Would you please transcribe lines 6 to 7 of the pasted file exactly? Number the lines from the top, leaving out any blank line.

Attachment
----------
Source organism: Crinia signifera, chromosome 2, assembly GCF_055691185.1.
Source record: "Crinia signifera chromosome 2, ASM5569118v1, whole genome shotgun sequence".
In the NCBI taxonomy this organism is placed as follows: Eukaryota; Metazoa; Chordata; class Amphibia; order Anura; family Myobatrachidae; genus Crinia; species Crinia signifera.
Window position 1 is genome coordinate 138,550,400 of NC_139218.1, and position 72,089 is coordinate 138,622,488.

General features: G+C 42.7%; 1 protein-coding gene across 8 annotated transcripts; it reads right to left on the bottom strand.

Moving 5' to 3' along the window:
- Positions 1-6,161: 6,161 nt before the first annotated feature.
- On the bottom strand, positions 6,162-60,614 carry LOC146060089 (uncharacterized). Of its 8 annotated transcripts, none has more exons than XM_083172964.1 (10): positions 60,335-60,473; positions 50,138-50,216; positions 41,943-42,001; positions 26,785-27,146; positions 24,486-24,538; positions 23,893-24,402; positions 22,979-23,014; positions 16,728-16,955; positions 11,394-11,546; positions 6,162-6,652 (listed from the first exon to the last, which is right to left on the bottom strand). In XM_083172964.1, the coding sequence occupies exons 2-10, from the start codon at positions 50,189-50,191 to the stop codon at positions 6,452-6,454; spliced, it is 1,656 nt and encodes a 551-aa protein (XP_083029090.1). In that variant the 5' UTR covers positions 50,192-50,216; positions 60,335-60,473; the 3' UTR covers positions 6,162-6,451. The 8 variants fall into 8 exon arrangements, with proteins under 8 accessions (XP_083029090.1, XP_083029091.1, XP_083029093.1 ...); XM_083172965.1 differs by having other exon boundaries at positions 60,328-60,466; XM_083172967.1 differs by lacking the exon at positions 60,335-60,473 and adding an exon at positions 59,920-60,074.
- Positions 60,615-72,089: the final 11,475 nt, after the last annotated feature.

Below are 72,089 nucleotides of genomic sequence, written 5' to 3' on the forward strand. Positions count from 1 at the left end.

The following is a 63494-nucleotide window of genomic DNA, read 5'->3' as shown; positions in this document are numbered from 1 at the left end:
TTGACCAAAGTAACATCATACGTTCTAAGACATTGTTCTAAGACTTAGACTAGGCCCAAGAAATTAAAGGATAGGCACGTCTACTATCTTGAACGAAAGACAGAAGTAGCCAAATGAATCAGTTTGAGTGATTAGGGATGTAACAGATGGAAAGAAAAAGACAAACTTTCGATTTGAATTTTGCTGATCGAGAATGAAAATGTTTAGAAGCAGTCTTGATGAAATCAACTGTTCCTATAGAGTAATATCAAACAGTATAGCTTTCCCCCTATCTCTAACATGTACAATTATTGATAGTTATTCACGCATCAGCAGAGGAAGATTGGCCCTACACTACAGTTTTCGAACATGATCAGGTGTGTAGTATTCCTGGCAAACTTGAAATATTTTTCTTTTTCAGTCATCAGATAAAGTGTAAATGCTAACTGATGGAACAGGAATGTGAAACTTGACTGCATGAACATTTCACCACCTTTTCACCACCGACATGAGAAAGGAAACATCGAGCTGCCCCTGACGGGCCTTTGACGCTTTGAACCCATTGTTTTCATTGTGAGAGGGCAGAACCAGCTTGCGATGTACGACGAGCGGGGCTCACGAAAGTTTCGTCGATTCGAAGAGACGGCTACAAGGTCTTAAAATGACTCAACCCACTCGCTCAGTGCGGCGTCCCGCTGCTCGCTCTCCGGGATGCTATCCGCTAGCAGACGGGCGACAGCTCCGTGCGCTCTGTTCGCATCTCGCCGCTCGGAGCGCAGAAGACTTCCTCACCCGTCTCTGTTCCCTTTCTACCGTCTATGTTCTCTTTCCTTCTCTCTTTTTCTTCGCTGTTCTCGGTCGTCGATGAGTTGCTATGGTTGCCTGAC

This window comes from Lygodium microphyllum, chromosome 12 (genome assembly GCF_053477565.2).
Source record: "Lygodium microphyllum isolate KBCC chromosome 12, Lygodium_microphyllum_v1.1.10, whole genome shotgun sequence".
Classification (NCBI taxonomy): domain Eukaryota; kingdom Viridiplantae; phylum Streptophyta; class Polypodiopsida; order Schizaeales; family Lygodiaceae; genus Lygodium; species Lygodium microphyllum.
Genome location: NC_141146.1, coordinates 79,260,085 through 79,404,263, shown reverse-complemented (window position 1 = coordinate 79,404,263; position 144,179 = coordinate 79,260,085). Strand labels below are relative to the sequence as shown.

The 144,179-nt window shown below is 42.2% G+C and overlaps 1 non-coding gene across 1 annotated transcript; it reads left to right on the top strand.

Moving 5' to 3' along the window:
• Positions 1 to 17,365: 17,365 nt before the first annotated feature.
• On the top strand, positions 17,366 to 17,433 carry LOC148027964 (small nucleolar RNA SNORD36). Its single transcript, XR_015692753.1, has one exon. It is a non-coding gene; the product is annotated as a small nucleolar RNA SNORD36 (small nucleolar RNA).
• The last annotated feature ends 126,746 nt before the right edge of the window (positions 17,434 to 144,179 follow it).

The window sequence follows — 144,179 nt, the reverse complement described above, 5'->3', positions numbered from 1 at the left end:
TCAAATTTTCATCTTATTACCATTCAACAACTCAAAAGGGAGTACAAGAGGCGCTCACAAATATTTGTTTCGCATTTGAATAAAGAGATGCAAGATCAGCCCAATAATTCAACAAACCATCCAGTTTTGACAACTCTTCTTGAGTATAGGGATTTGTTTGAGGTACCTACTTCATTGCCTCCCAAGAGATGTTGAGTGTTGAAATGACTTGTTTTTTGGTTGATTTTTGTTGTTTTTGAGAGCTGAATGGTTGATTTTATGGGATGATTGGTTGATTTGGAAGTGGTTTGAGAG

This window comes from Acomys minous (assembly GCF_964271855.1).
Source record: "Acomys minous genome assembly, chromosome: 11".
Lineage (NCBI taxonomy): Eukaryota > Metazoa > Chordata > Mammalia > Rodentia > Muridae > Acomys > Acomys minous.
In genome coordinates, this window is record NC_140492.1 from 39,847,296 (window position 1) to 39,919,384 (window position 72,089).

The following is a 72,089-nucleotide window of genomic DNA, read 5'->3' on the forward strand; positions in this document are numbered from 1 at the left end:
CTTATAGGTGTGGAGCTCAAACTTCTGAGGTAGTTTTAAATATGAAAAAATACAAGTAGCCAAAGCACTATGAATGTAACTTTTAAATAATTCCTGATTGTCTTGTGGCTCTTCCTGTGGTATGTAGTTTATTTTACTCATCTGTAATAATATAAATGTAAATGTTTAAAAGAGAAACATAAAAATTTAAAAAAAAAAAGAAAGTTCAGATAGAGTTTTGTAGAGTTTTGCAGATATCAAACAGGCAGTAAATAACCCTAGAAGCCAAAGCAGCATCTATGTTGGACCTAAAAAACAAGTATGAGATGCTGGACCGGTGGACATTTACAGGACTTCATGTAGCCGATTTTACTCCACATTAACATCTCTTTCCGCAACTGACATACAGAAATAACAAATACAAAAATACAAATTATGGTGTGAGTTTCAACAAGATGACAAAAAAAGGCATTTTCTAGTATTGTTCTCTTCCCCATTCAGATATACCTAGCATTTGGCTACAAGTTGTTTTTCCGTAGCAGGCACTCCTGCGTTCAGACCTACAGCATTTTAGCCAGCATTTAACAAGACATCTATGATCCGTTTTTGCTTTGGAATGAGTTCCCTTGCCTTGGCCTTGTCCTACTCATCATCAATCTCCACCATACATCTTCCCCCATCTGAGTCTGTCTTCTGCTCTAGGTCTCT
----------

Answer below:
Moving 5' to 3' along the window:
- Positions 1-6,161: 6,161 nt before the first annotated feature.